Stone Soup

Stone Soup Winner of Parents Choice Award Bank Street College Best Children s Books of the Year Two hungry travelers arrive at a village expecting to find a household that will share a bit of food as has been t

  • Title: Stone Soup
  • Author: Heather Forest Susan Gaber
  • ISBN: 9780874836028
  • Page: 437
  • Format: Paperback
  • Winner of Parents Choice Award Bank Street College Best Children s Books of the Year Two hungry travelers arrive at a village expecting to find a household that will share a bit of food, as has been the custom along their journey To their surprise, villager after villager refuses to share, each one closing the door with a bang As they sit to rest beside a well, oWinner of Parents Choice Award Bank Street College Best Children s Books of the Year Two hungry travelers arrive at a village expecting to find a household that will share a bit of food, as has been the custom along their journey To their surprise, villager after villager refuses to share, each one closing the door with a bang As they sit to rest beside a well, one of the travelers observes that if the townspeople have no food to share, they must be in greater need than we are With that, the travelers demonstrate their special recipe for a magical soup, using a stone as a starter All they need is a carrot, which a young girl volunteers Not to be outdone, another villager contributes a potato, and the soup grows as others bring corn, celery, and other vegetables and seasonings In this cumulative retelling of an ancient and widely circulated legend, author Heather Forest shows us that when each person makes a small contribution, the collective impact can be huge Susan Gaber s paintings portray the optimism and timelessness of a story that celebrates teamwork and generosity This story about community teaches readers the importance of sharing, generosity and vegetables August House Publishers offer an animated version of Stone Soup as well as free lesson plans

    One thought on “Stone Soup”

    1. From the cover image and book description of Heather Forest's retelling of the Stone Soup folktale, I was expecting to really enjoy this here picture book. And while I do appreciate the story on so many levels and am in fact completely wowed by Susan Gaber's gorgeous and evocative accompanying illustrations, I think that the narrative itself is more than a bit too openly didactic. Why is the magic ingredient of sharing spelled out not only so overtly, but also repeatedly? Most individuals (even [...]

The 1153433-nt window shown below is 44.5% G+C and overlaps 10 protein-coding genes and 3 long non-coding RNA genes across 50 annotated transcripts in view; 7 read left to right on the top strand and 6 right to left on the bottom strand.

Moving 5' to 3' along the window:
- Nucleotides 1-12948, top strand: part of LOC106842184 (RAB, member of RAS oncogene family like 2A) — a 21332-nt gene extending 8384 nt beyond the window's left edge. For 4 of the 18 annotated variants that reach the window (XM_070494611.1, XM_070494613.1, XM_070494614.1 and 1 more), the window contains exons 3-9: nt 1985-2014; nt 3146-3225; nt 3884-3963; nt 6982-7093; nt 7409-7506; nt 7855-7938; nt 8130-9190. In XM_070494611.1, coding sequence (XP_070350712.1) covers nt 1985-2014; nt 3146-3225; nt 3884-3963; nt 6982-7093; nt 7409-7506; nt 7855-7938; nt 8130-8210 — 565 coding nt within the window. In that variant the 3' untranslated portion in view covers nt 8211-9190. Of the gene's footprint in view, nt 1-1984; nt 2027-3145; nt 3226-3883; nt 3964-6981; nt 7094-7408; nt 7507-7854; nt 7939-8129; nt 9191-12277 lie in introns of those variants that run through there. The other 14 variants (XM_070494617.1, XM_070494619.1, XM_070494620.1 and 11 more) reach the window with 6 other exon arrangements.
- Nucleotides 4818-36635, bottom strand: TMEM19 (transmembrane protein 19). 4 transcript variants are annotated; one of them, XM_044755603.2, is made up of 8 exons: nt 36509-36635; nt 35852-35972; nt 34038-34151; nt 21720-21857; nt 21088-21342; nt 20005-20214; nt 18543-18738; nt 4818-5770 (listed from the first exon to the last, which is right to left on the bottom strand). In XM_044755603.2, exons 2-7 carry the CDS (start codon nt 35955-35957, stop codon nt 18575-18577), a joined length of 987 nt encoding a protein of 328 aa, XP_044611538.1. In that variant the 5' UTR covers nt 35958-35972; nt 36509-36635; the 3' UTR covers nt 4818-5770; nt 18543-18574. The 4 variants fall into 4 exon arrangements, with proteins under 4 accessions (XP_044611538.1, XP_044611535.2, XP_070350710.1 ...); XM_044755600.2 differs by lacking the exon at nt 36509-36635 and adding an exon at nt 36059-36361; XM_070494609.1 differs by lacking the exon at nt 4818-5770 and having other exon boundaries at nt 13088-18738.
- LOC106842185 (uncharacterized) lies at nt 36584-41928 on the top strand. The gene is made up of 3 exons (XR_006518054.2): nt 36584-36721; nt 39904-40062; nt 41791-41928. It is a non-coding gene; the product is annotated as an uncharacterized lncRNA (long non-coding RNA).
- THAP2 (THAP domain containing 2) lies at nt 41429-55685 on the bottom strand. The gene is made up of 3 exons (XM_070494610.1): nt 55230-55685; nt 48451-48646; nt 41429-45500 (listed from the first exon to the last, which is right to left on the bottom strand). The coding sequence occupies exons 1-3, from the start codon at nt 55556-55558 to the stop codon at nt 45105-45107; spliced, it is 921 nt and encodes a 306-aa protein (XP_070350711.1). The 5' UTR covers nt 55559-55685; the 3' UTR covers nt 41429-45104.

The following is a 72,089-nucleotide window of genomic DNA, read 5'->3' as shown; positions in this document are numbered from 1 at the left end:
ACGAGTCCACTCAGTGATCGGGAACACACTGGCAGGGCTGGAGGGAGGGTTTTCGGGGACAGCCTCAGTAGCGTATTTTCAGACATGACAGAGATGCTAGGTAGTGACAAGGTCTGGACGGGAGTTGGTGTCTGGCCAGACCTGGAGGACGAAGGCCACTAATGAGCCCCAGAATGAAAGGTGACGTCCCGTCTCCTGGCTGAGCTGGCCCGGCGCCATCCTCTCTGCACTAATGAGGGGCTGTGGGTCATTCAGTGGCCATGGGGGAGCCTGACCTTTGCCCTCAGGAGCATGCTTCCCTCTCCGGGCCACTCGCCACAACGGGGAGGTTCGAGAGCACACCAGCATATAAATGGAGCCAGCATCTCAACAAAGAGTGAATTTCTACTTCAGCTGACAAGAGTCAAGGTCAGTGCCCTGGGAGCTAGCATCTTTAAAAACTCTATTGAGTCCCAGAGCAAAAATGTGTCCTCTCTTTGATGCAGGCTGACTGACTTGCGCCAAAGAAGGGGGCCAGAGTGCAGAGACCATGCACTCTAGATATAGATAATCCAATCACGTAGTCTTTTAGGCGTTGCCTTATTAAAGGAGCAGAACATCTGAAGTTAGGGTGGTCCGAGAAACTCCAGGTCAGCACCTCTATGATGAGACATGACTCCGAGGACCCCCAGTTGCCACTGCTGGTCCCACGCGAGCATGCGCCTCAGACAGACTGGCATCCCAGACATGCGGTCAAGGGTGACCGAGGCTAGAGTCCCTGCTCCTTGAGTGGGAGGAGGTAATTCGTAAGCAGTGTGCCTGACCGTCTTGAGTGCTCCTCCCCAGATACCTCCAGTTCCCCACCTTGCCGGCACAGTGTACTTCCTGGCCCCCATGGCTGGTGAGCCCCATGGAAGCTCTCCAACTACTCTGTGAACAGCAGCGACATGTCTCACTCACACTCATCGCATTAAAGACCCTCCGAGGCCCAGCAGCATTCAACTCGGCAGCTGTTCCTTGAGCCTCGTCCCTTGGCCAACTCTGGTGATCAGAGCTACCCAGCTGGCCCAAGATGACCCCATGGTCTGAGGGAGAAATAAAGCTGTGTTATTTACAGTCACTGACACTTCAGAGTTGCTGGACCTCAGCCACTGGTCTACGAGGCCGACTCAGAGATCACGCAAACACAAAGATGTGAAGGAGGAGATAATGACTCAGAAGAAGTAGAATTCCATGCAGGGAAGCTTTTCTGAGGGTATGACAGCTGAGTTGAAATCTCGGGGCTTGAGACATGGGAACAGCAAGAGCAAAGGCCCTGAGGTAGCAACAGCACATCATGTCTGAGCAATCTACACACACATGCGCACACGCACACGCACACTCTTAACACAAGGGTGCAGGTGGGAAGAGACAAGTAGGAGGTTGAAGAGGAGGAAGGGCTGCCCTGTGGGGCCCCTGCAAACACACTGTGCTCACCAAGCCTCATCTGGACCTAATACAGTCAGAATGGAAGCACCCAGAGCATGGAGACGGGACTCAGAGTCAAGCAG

2. This is the fourth version of the tale Stone Soup that I’ve read. I also gave four stars to the versions by Jon J. Muth, Marcia Brown, and Ann McGovern.What I liked less about this one is that the “magic ingredient” of sharing is spelled out, more than once.What I really enjoyed about it is some of the illustrations, especially the two page spread with all the vegetables going into the pot and the illustration of the cat, bird and dog partaking of the soup at the end when the people have f [...]

    3. a good folklore/fable that reminds everyone (not just children) of the importance of sharing.but, also the idea that we can pretend we are "too busy" for each other, until the intrigue of a "magical soul" and everyone wants to participate - it unfortunately demonstrates that humans only are interested in something "special" rather than being happy for the simplicity of being appears that human nature to "move forward" when someone needs something and will stay when there is more to offer. but, i [...]

    4. I enjoyed this version of the famous story, handed down in various forms for many generations. I was surprised to learn, from the author's note, that the version I heard as a child apparently originated in Sweden. An interesting fact, and it made me wonder if that was part of the heritage of the state I grew up in. (Quite a few Swedes settled in Michigan in its early days).Anyway, I enjoyed this retelling of the story. The story is all about sharing, and especially in this retelling, it's all ab [...]

    5. I personally didn't like this version as much as others, as it had a preachy tone. Other versions I have read allow the moral to speak for itself, or allow the reader to draw their own moral conclusion at the end, but this one sort of pounded the idea home in an overly didactic manner, which really distracted from the story for me.

    6. Title: Stone SoupAuthor: Heather ForestIllustrator: Susan GaberGenre: European folktaleTheme(s): Folktales, sharing, cooking,Opening line/sentence: There was once a comfortable little village nestled in the mountains.Brief Book Summary: Stone Soup begins as two travelers come to a town, tired and hungry, and decide to knock on people’s doors and ask the locals for food. After being repeatedly denied and told that nobody has food, the travelers decide to make stone soup. They get the attention [...]